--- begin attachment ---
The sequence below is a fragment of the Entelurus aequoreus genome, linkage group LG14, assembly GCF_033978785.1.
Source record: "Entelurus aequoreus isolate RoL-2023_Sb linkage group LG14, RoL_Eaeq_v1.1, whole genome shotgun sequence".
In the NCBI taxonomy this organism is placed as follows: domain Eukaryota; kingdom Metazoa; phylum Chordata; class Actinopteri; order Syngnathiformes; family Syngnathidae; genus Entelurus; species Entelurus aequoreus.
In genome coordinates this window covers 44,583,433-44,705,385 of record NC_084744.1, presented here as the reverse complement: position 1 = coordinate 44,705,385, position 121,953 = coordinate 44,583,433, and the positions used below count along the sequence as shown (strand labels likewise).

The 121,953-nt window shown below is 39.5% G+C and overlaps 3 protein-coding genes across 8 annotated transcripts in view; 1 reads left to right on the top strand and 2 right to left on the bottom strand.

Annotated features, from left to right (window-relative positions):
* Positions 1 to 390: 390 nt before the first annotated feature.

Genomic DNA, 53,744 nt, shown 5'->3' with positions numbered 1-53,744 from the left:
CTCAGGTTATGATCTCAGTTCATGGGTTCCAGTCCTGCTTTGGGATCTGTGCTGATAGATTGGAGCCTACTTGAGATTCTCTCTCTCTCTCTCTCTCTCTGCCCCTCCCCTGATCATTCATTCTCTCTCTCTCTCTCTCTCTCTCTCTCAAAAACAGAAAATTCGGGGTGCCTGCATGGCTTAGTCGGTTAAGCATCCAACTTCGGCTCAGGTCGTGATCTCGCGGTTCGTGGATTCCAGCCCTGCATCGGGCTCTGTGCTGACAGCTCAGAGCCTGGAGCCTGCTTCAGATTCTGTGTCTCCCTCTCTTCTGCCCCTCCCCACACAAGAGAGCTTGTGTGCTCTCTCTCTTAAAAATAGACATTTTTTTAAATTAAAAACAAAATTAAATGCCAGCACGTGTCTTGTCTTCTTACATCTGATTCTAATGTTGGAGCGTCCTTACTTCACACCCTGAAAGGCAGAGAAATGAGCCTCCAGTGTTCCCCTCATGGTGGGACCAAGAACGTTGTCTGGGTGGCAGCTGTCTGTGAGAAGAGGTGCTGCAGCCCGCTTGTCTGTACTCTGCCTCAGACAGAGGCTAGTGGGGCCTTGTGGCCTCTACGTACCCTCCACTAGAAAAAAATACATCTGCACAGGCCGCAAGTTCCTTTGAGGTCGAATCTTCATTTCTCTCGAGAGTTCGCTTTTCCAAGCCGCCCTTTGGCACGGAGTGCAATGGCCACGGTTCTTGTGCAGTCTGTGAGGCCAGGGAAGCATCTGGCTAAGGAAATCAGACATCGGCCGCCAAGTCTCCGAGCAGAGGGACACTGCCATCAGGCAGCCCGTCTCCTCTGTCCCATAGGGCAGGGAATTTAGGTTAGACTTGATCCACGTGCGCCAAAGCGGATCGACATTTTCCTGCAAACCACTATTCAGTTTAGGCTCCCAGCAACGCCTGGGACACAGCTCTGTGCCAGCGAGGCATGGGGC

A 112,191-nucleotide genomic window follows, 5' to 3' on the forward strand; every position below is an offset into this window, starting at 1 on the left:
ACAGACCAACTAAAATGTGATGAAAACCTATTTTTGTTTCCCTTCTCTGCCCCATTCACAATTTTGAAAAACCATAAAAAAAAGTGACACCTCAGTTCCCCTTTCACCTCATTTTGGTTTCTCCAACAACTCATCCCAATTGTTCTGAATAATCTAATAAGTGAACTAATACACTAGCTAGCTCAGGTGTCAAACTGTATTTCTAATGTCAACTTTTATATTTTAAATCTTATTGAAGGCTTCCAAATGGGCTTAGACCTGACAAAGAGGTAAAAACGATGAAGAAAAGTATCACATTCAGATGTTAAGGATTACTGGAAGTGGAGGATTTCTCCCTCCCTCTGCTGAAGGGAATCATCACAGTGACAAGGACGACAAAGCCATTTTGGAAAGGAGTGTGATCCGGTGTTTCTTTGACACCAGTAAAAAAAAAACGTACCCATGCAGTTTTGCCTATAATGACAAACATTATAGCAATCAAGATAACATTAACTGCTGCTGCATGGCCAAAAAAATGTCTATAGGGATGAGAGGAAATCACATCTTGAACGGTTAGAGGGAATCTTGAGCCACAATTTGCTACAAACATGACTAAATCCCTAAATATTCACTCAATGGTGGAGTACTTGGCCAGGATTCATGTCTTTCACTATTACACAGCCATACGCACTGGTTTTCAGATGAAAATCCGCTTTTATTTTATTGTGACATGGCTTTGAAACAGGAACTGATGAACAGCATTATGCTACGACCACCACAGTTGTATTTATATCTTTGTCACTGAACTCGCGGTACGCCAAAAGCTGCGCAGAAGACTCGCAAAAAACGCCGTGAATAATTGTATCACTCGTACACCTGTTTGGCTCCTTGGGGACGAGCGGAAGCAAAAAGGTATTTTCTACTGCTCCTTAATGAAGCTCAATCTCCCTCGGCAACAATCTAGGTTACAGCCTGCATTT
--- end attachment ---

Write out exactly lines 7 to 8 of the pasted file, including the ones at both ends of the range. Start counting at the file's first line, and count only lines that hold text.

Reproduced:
* Positions 1 to 390: 390 nt before the first annotated feature.

Genomic DNA, 53,744 nt, shown 5'->3' with positions numbered 1-53,744 from the left: